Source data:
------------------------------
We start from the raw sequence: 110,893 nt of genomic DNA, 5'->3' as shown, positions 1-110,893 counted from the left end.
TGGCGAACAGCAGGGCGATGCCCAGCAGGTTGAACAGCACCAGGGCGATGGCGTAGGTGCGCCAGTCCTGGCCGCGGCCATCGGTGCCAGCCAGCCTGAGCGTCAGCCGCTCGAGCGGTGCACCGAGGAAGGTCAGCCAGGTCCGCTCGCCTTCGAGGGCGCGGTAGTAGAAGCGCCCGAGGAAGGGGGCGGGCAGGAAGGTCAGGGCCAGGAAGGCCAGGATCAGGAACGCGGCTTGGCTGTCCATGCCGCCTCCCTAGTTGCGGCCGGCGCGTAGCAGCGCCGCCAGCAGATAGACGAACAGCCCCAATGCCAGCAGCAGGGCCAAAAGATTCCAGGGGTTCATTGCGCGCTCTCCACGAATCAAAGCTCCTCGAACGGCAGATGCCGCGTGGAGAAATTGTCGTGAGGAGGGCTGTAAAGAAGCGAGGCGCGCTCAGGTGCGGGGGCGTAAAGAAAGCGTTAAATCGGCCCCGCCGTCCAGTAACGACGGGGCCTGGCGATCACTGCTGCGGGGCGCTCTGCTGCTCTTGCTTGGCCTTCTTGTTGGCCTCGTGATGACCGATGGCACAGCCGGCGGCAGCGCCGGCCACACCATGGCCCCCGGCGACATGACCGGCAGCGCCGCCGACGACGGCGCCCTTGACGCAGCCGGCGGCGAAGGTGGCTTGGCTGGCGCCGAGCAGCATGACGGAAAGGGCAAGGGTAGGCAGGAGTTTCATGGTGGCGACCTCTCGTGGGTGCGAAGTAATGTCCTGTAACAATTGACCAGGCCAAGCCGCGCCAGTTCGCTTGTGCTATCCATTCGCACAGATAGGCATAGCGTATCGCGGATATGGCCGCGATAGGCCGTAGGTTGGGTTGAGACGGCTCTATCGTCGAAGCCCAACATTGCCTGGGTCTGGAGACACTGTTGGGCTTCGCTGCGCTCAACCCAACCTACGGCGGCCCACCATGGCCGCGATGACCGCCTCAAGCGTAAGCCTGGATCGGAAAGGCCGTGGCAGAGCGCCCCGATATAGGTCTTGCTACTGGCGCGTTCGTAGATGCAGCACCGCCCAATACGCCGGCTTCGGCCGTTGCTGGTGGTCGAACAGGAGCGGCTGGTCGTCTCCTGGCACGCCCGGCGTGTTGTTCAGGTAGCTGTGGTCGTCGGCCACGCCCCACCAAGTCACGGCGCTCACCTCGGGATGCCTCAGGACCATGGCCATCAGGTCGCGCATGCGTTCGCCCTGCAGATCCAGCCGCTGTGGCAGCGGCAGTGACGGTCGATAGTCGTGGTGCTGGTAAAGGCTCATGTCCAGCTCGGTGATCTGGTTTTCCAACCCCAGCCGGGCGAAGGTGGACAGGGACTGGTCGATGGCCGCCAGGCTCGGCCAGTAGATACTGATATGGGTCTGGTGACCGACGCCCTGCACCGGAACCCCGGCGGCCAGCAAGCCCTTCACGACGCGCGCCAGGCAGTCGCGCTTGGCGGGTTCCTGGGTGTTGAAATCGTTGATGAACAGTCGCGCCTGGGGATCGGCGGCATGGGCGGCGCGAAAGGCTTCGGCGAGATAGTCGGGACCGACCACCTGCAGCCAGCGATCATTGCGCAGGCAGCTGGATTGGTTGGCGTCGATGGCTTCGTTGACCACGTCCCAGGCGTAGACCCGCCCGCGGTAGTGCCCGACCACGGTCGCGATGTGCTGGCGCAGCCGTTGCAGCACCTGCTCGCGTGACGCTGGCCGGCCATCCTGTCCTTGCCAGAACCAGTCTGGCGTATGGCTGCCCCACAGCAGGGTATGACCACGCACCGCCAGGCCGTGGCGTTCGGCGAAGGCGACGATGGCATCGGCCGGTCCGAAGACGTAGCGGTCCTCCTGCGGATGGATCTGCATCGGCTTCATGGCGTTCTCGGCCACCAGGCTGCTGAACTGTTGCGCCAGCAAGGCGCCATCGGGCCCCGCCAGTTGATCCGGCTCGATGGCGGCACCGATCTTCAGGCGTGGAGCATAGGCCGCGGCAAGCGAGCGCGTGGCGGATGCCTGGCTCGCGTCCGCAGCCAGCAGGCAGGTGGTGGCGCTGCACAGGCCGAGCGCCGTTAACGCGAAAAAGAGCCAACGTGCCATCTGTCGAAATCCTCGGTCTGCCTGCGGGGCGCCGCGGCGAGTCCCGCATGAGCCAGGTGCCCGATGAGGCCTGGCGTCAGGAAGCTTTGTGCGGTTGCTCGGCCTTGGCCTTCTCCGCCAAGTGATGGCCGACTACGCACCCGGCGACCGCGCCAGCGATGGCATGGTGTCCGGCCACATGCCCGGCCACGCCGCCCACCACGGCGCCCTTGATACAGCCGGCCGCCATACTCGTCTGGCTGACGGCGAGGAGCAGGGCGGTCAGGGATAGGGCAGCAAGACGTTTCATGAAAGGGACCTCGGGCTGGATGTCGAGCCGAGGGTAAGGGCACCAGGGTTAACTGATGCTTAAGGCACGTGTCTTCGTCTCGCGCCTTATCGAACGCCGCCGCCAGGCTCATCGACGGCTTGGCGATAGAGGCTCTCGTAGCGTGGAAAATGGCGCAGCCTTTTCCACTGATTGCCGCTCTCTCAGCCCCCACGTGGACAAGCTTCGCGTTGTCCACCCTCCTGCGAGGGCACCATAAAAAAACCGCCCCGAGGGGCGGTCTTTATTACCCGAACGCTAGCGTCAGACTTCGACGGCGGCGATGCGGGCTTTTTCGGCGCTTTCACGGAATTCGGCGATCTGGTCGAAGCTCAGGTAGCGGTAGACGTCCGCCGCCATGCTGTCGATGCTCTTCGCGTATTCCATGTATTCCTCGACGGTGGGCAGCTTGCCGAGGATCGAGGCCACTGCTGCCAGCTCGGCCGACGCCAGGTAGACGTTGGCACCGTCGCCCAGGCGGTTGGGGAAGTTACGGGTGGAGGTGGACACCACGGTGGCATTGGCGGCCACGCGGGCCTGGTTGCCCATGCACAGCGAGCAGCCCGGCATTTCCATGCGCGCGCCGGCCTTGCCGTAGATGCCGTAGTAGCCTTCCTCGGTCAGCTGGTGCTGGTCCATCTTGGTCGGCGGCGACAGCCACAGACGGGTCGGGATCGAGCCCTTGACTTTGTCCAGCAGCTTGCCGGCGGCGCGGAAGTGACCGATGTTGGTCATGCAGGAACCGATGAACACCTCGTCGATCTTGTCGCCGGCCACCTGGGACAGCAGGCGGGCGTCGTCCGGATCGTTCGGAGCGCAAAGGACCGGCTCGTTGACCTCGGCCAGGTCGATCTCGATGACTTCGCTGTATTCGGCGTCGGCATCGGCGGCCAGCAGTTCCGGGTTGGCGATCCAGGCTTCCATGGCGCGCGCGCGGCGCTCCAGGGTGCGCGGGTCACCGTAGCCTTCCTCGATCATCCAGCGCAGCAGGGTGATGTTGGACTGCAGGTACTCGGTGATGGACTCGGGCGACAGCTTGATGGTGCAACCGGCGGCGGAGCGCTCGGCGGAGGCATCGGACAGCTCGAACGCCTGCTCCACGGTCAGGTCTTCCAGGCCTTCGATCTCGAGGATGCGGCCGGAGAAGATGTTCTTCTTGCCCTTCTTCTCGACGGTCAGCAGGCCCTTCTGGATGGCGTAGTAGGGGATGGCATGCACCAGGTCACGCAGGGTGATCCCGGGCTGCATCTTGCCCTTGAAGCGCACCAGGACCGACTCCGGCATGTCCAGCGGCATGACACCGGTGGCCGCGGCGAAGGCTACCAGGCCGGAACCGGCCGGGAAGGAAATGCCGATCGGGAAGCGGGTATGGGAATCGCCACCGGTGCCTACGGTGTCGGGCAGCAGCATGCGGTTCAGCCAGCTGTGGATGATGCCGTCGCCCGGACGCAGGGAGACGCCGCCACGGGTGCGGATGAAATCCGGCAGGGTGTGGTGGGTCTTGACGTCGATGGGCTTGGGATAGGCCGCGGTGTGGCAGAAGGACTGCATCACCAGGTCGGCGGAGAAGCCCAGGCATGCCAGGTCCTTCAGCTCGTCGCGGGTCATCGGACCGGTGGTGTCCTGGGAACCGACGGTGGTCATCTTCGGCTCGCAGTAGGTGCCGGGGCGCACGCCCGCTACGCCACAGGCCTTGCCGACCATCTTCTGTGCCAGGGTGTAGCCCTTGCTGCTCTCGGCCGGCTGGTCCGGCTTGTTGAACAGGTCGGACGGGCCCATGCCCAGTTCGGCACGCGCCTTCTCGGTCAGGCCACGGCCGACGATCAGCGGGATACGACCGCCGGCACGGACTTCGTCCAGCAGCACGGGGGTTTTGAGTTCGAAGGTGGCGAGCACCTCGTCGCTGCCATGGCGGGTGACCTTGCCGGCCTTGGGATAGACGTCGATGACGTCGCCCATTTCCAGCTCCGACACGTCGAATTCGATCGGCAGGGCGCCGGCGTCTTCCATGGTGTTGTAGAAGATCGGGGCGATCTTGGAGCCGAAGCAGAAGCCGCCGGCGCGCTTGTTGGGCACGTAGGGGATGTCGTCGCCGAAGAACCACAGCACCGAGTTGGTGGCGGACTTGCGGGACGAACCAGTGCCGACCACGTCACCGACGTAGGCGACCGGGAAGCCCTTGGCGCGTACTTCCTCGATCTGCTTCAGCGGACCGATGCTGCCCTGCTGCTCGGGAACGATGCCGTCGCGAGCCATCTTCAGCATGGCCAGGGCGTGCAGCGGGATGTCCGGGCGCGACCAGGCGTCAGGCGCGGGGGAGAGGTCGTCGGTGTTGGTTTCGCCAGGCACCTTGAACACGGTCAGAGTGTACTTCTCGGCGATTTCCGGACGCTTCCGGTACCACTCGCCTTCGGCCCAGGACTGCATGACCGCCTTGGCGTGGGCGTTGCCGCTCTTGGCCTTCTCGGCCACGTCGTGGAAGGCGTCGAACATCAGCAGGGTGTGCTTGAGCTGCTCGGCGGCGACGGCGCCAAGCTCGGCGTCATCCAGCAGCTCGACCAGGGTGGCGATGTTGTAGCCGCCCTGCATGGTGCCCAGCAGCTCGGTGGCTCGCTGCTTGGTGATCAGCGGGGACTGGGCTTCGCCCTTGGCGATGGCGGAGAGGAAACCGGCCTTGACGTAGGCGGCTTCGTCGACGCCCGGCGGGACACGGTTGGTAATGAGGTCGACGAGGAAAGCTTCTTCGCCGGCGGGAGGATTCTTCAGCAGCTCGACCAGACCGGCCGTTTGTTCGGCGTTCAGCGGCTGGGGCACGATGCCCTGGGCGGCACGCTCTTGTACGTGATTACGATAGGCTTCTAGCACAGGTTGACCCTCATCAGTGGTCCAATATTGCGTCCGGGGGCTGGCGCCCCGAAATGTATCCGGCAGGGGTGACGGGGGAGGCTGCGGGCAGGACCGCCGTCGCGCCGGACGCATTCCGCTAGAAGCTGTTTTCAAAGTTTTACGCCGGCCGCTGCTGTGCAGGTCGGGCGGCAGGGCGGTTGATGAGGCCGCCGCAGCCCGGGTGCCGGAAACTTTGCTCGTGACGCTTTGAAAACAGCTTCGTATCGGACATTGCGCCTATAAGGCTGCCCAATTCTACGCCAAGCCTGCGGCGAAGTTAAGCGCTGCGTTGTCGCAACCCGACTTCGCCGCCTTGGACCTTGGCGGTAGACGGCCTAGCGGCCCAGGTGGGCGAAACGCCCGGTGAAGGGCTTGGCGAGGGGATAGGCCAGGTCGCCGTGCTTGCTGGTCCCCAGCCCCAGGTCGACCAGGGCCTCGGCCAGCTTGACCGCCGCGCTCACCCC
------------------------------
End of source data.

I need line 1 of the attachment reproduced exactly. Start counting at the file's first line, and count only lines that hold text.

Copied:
We start from the raw sequence: 110,893 nt of genomic DNA, 5'->3' as shown, positions 1-110,893 counted from the left end.